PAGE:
I didn’t watch the show, but still found myself one Saturday throwing open my closet doors and diving in. Soon I was surrounded by piles of clothes: the ones that sparked joy and would be kept, the ones that could possibly be sold to a new home, and the clothes that would be donated.

And then I found them. The fat jeans. 

The fat jeans that I had, for reasons unknown, continued to keep stuffed in the far corner of my closet. That fat jeans that I had refused to get rid of through multiple closet clean-outs over the years. 

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That fat jeans that were still a size too large. The fat jeans that told me, despite the fact that I had regained a significant amount of weight, I was still not thatfat. And with that realization came a sweeping sense of relief. 

Apparently, three decades of diet culture still outweighed any sense of body acceptance I had gained over the past few years.

I couldn’t have told you what “that fat” even meant, I just knew I was glad to not weigh whatever random number existed in my psyche. In that instant, I was horrified and ashamed. Here I was, proclaiming body positivity for all but putting a limitation on myself. Because while it was okay for other people to be “that fat,” it would have been unacceptable if I had “allowed” myself to get to that size, as if weight is a sign of laziness or fault. That’s what diet culture and fatphobia wants you to believe: it wants you to believe that all fat people are lazy gluttons, and while I know that’s not true, I had still internalized those messages all the same. I still saw them as my fat jeans and viewed myself as an after.

It was an uncomfortable moment for me, and I had to sit there in the discomfort surrounded by garments of clothing.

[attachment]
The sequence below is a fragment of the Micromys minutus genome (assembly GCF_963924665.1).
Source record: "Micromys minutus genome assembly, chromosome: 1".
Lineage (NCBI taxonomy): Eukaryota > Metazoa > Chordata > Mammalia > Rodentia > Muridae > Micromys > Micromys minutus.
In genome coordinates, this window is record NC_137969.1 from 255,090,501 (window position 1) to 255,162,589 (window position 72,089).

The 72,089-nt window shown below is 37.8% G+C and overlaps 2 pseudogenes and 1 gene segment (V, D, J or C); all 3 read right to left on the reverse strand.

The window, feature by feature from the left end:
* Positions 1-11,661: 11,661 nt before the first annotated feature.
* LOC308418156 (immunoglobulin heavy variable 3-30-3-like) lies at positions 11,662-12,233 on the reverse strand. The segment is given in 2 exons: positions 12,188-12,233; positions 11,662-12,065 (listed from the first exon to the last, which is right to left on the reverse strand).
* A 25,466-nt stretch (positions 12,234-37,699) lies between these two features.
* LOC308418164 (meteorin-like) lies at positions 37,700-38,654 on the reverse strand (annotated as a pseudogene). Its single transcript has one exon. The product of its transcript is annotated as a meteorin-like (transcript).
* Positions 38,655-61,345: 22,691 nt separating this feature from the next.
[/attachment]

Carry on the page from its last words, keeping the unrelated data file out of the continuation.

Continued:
Dismantling diet culture and fighting fatphobia is a daily process. It’s not a single decision we make one morning and then never again; it’s a conscious choice we make and remake over and over and over. And we have to do it while existing in a fat body navigating a world that wants us to conform to its standards of size. 

It also means acknowledging that even within the world of fat bodies, a version of thin privilege exists for some of us. Just the fact that I even had a closet full of clothes was an example of privilege that not all fat bodies have. I have the option to walk into a Target and find clothes that will fit me. Many, many women, men, and non-binary individuals do not have that option because clothes do not exist in their size, at Target or elsewhere. 

As a fat woman, it was difficult to come to terms with the idea that I’d been carrying around this fatphobia, unknowingly towards fellow fat individuals: not that it was directed at them, but by policing my own body size and feeling relief at still being under a certain weight, I was participating in the same toxic diet culture I was forever railing against. 

I am not a before, nor an after. I am a here and I am a now, and in this moment and in the next I have to continue to commit again and again to my beliefs. I choose over and over to fight against fatphobia – including my own. I decide every day to dismantle diet culture by taking action and letting go of the jeans, and the idea that arbitrary numbers of dress size or weight or BMI are an indicator of health or happiness. Because at the end of the day, there is no such thing as “that fat” and bodies of all sizes deserve the same level of respect and dignity. 

Top photo via Netflix / Tidying Up with Marie Kondo

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Jill Grunenwald is a Cleveland-based INTJ Slytherin and author of the memoir Running With a Police Escort: Tales from the Back of the Pack. Her writing has appeared on Tor.com and The Millions and she is the creator and co-host of the Professional Book Nerds podcast. Jill can be found on Twitter @Jill_Grun, Instagram @Jill_Grun, and Facebok @jillgrunenwaldbooks. For more information, visit www.jillgrunenwald.com